Coalition Explores Drunk Driving Prevention Systems

Thousands of lives could potentially be saved annually if a joint project by the The Automotive Coalition for Traffic Safety (ACTS) and the National Highway Traffic Safety Administration ?(NHTSA) is successful. ?Studies indicate that keeping drunk drivers off the road could save more than 8,000 lives annually. ?With that goal in mind the coalition is hoping to develop an ignition interlock that will prevent drivers from driving while intoxicated.? Aftermarket ignition interlocks have been successful in reducing impaired driving among convicted drunk drivers, but existing systems require a breath sample every time the vehicle is started in a process that would prove to be too cumbersome for the general public.?

The 5-year, $10 million project is called DADSS (Driver Alcohol Detection System for Safety) is being funded equally by ACTS and NHTSA. ?ACTS has also formed a Blue Ribbon Panel of experts to advise the project, including automotive manufacturers and suppliers, public interest organizations, highway safety researchers, domestic and international government agencies, and medical and behavioral scientists.

Two approaches have been identified that have considerable promise in measuring driver blood alcohol content (BAC) non-invasively: 1) Tissue Spectrometry, a touch-based approach allowing estimation of alcohol in human tissue, and 2) Distant Spectrometry that will allow assessment of alcohol concentration in the subject?s exhaled breath.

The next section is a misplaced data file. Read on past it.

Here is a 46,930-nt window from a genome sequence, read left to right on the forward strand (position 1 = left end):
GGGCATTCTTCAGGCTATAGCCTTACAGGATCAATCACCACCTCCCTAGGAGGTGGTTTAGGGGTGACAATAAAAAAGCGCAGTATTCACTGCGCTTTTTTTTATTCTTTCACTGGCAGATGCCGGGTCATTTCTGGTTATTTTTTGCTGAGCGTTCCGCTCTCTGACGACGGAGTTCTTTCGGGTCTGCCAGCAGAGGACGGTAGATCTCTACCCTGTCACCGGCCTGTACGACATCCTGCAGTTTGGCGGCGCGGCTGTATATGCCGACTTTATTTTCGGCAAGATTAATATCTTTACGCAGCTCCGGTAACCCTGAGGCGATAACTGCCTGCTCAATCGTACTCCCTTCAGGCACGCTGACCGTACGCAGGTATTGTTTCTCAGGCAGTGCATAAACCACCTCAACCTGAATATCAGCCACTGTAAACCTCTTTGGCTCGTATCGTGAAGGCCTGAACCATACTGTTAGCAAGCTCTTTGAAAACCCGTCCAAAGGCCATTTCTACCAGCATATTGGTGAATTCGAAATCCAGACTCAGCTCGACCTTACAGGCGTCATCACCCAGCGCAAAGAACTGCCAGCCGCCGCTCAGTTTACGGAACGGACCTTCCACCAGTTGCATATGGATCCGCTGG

In the touch-based approach, measurement begins by shining an infrared light on the user?s skin (similar to a low power flashlight). A portion of the light scatters several millimeters through the user?s skin before returning back to the skin?s surface where it is collected by the optical touch pad where it is quickly analyzed to determine the tissue alcohol concentration.

The breath-based approach makes it possible to perform a contact free, unobtrusive measurement of the driver?s breath alcohol by using the concentrations of carbon dioxide as a measure of dilution of the exhaled breath of the driver. This system uses multiple sensors placed in the vehicle cabin that will determine that the sample is from the driver and not other passengers.

Based on the results of prototype testing, sensors demonstrating both approaches will be judged for speed and accuracy before the best systems move on to Phase II development.

Two technology providers have been identified for the Phase II effort: Autoliv Development AB of V?rg?rda, Sweden; and TK Holdings who are working with TruTouch Technologies, Inc. of Albuquerque, New Mexico. ?The goal of this development is to have a research vehicle available, by the first half of 2013, to demonstrate these technologies.

 

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